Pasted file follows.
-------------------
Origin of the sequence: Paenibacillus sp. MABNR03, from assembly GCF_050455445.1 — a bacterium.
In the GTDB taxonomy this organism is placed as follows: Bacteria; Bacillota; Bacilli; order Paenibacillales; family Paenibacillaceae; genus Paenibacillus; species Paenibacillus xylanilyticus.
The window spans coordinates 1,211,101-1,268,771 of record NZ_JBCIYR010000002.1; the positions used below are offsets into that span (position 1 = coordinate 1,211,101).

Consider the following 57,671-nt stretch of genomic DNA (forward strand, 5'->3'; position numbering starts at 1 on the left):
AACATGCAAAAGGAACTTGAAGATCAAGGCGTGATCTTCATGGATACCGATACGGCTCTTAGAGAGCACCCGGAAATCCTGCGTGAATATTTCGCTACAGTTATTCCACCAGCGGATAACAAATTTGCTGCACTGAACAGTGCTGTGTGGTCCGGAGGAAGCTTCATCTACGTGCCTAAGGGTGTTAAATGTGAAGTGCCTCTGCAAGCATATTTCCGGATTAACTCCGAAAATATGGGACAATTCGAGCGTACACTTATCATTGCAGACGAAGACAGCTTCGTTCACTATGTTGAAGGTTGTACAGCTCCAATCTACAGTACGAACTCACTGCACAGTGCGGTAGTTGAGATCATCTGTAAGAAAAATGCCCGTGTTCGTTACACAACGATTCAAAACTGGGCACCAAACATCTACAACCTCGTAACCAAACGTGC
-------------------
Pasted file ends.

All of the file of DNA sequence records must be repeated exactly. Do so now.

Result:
Origin of the sequence: Paenibacillus sp. MABNR03, from assembly GCF_050455445.1 — a bacterium.
In the GTDB taxonomy this organism is placed as follows: Bacteria; Bacillota; Bacilli; order Paenibacillales; family Paenibacillaceae; genus Paenibacillus; species Paenibacillus xylanilyticus.
The window spans coordinates 1,211,101-1,268,771 of record NZ_JBCIYR010000002.1; the positions used below are offsets into that span (position 1 = coordinate 1,211,101).

Consider the following 57,671-nt stretch of genomic DNA (forward strand, 5'->3'; position numbering starts at 1 on the left):
AACATGCAAAAGGAACTTGAAGATCAAGGCGTGATCTTCATGGATACCGATACGGCTCTTAGAGAGCACCCGGAAATCCTGCGTGAATATTTCGCTACAGTTATTCCACCAGCGGATAACAAATTTGCTGCACTGAACAGTGCTGTGTGGTCCGGAGGAAGCTTCATCTACGTGCCTAAGGGTGTTAAATGTGAAGTGCCTCTGCAAGCATATTTCCGGATTAACTCCGAAAATATGGGACAATTCGAGCGTACACTTATCATTGCAGACGAAGACAGCTTCGTTCACTATGTTGAAGGTTGTACAGCTCCAATCTACAGTACGAACTCACTGCACAGTGCGGTAGTTGAGATCATCTGTAAGAAAAATGCCCGTGTTCGTTACACAACGATTCAAAACTGGGCACCAAACATCTACAACCTCGTAACCAAACGTGC